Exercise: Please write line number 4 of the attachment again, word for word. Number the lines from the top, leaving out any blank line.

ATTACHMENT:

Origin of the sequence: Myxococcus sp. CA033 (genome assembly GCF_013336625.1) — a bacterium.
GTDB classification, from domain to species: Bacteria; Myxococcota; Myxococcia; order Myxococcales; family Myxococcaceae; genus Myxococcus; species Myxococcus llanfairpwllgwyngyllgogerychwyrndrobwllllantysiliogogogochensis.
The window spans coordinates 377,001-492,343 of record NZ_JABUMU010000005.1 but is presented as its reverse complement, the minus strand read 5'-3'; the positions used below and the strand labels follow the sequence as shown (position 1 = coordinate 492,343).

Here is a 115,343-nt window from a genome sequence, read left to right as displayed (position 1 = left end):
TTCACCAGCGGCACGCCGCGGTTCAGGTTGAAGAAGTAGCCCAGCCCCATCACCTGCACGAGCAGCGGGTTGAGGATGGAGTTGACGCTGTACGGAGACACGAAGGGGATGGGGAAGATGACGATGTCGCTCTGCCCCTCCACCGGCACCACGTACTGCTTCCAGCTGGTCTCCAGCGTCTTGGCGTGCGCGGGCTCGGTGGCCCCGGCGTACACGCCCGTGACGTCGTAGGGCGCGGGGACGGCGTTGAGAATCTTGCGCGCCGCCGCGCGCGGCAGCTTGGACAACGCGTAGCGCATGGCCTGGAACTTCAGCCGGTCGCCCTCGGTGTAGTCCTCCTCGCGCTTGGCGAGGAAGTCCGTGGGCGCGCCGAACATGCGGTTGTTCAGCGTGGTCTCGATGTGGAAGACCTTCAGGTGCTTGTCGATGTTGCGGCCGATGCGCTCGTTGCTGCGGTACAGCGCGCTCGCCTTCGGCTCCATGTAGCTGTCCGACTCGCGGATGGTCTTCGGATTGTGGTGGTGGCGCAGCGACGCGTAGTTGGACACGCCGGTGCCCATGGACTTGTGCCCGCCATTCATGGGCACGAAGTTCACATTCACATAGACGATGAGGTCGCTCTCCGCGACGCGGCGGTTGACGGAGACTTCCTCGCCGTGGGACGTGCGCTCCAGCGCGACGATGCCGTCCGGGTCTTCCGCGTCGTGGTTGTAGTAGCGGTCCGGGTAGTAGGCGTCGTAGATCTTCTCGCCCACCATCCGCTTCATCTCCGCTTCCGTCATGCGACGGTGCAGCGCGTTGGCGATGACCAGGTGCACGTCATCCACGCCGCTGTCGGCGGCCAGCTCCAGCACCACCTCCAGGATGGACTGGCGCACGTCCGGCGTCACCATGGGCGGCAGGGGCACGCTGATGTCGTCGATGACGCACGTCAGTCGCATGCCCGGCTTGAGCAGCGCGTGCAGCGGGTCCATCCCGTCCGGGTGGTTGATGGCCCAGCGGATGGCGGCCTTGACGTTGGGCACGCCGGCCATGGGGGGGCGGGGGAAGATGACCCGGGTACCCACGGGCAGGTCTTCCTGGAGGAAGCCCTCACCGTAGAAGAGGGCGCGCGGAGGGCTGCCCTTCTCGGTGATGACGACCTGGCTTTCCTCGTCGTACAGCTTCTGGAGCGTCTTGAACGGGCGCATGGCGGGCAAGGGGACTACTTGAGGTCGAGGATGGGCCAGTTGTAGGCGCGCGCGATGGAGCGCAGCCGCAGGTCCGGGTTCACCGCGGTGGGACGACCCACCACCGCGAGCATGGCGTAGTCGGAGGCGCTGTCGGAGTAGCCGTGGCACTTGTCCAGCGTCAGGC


Here is a 115,343-nt window from a genome sequence, read left to right as displayed (position 1 = left end):